MTBs with road tyres are a compromise, but if you only have space for one bike and like MTBing then two sets of wheel gives some flexibility. Although a cheap hybrid for commuting (with rack and guards) and lock it up on the street is a an alternative. May be the same cost as a spare set of wheels...

    Carbon / titanium race bikes are pretty pointless for commuting are not practical, but then how many people drive to work in a sports car or on a Ducatti 999? If that is what floats your boat then fine, enjoy the pose! I used to use my race bike when heading off for midweek races after work. On the rare bits of free road it was a dream. I hate wearing backpacks though.


    On your points:
    Comfort is key I think. Wide tyres that roll well, guards to keep you dry and cleaner when the road is wet (even if it is not raining), pannier bags so you don't get a sweaty back from a backpack.
    Speed: Depending on your route the bike may not be the deciding factor. For me (Putney - Oxford Circ) 10 mins of the 45 min commute is due to red lights. The MTB added 5 mins at most to that time. Being lucky with lights make more difference that the choice of bike.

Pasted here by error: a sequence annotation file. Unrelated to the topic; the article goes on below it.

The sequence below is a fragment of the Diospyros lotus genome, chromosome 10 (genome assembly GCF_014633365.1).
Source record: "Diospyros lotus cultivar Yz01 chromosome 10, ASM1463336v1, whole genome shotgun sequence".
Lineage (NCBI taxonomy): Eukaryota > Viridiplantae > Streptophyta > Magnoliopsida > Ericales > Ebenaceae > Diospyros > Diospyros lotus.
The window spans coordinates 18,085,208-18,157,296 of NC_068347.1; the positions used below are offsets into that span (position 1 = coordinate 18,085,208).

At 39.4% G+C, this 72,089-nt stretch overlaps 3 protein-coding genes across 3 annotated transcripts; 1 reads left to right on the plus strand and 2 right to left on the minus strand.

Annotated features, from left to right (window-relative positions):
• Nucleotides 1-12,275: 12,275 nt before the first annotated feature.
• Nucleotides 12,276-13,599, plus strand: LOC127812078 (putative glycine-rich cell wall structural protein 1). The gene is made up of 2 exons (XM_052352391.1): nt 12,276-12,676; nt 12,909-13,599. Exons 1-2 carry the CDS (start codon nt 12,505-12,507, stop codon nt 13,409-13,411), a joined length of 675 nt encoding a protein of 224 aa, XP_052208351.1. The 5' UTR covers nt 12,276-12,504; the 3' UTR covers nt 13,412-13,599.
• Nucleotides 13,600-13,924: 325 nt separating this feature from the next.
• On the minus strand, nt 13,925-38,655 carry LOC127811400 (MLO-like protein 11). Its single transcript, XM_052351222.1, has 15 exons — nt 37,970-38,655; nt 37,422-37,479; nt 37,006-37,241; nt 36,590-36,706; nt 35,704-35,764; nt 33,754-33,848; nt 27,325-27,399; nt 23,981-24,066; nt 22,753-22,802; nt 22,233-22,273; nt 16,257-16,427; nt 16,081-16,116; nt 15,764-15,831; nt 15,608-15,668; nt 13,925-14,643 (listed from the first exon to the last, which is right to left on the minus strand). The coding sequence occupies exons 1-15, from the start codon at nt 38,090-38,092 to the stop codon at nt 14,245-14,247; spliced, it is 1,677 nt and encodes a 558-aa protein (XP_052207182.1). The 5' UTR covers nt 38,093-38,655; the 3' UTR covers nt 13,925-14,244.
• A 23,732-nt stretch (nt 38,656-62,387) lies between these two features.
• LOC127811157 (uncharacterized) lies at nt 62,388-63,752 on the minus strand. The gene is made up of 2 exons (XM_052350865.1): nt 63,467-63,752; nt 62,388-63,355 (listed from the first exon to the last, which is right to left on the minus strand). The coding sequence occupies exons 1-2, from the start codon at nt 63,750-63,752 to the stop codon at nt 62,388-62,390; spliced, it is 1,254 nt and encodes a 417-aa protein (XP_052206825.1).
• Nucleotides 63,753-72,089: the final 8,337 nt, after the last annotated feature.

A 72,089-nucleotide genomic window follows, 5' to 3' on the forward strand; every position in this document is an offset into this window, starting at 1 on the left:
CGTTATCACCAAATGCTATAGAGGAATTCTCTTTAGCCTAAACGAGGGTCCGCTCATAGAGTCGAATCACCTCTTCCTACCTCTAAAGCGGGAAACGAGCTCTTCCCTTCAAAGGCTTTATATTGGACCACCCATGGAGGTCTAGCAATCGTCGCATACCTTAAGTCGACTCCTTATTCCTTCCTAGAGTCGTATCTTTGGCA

Wet weather manners: Good tyres (wide), disc brakes a positive, mudguards make the wet journeys better.
    Weight: I wouldn't focus on that too much unless you have to carry the thing up and down stairs. Do you carry a laptop or work papers? Will you stop to pick up milk and stuff on the way home? A litre of water is a kilo so 4 pints of milk and a bottle of coke have added 4 kilos immediately.....


    At the end of the day it is a personal choice, but hope my reasoning above helps you make your decisions.
  • imatfaalimatfaal Posts: 2,716
    Are you sure you want a road bike? I commute 7.5 miles and have recently been forced to try various bikes (I kept breaking things!). I have a background as a road cyclist and racer BTW.

    snipped

    At the end of the day it is a personal choice, but hope my reasoning above helps you make your decisions.

    Agree with all the above. However - my hybrid needed some work and I used the posh CX bike for the commute one day and it is just fun. Two weeks later and I still haven't swapped back; very silly but sometimes it is good not to be sensible
  • The RookieThe Rookie Posts: 27,757
    I built my commuter up from a bare frame and have configured it the way it works for me.

    26" wheels with 1.5" slicks, decent blend of light weight and fastish rolling, flat bars but unfashionably narrow at 580mm for convenience, flipped stem and flat bars to keep the front end low, MTB twist shift for lighter weight and to declutter the bars (no shift levers) and 1x9 gearing as it's all I need so saves weight and is more convenient.

    I would consider 700c wheels with similar width tyres but they won't fit in the frame as the chainstay gap is very narrow behind the BB.